Regardless of their knowledge of jewelry and gemstones, most people can tell you what an emerald cut stone is. Among the oldest and most recognizable styles, its elegant rectangular—and, in some cases, square—shape is uniquely captivating, especially when placed in a simple solitaire setting.
How did the term “emerald cut” come to be?
Though the name didn’t appear until the early 20th century, the cutting style dates back centuries. Early lapidaries would use it on emeralds to reduce pressure during the cutting process and lessen the risk of chipping or fracturing, as emeralds are particularly brittle. This is how the style got its name.
In the 1920s, with the rise of the Art Deco movement, the emerald cut became popular for its long lines and clean geometric shape, and soon the technique was used on other stones, including diamonds. Since then, the emerald cut diamond has become a favorite among jewelers and jewelry wearers alike and is a popular style for modern engagement rings.
What are some unique characteristics of emerald cut diamonds?
Unlike brilliant cut stones, which hold the majority of their carat weight below the table (the centermost facet at the top of the diamond) to enhance their sparkle, emerald cut stones put their weight front and center. That means you get to see more of the actual stone, which can make it appear larger.
Though its sparkle is slightly more subdued than, say, a brilliant round or a marquise cut, the emerald cut diamond is anything but dull. Its long, rectangular facets run parallel to one another and look like steps (hence the term step cut) to create what’s often described as a ‘hall of mirrors’ effect. This refers to the hypnotizing flashes of light given off by emerald cut diamonds.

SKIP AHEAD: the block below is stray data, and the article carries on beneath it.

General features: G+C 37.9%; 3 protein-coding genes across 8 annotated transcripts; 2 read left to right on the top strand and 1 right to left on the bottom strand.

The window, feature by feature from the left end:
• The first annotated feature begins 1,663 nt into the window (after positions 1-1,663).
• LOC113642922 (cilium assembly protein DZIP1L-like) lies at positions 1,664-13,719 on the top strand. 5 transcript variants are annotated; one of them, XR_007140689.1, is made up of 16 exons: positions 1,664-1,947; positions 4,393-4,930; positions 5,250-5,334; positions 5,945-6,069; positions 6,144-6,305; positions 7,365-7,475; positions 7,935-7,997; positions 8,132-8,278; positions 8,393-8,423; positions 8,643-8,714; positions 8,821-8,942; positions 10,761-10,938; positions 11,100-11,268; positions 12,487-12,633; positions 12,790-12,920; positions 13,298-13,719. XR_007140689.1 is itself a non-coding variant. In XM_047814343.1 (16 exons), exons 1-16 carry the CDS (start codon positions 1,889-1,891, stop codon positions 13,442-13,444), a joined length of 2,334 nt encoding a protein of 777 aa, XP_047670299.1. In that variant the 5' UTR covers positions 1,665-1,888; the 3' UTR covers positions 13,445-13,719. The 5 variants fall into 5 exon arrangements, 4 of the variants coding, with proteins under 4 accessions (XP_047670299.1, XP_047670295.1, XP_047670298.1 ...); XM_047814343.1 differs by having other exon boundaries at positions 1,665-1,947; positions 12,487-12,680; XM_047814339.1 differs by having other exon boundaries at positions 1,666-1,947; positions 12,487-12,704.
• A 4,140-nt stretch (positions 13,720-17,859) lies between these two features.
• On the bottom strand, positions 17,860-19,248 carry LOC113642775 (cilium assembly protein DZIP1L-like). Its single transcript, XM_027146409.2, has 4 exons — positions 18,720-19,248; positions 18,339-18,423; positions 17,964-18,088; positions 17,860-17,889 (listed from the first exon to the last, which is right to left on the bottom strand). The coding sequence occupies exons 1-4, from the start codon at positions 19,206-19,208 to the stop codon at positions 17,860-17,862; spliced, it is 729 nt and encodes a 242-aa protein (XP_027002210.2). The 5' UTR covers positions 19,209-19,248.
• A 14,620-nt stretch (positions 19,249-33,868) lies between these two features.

Still, only a small percentage of the world’s diamonds are emerald cut.
Which means they can sometimes be hard to find. Which also means they make an eye-catching statement in the right setting. Here are a few things to keep in mind when looking for the perfect emerald cut diamond.
Because of their large table and fewer facets up top, emerald cut diamonds tend to show their flaws (known as inclusions) more than brilliant cut stones. For this reason, choosing a diamond with a higher clarity is often recommended.
On the flip side, you can sometimes offset the price of a higher-clarity emerald cut diamond with one that has a slightly lower color grade, since they tend to hold color quite nicely.
Another characteristic to consider with an emerald cut is the length-to-width ratio; the higher that ratio, the more elongated the stone will be. Ideally, this ratio should be between 1.30 and 1.60 for a rectangular stone and between 1.00 and 1.05 for a square stone, but often the shaping and faceting of an emerald cut diamond simply depends on personal preference.
Bring your emerald cut diamond to Southwest Jewelry Buyers.
The popularity of emerald cut diamonds shows no sign of diminishing, which means they will continue to hold value. If you have an emerald cut diamond to sell, our qualified jewelry appraisers can help you determine its quality so that we can provide top dollar for your diamond ring, necklace, or other piece of jewelry.
It costs nothing to schedule an appointment for an evaluation, and all of our appraisers have received a Graduate Diamond Degree from the GIA, so you know they will provide a thorough, unbiased inspection of your diamond.
After that, if you decide to move forward, Southwest Jewelry Buyers will purchase your diamond through an honest and stress-free transaction. Call us today at 480.773.8004 or visit our FAQs page to learn more.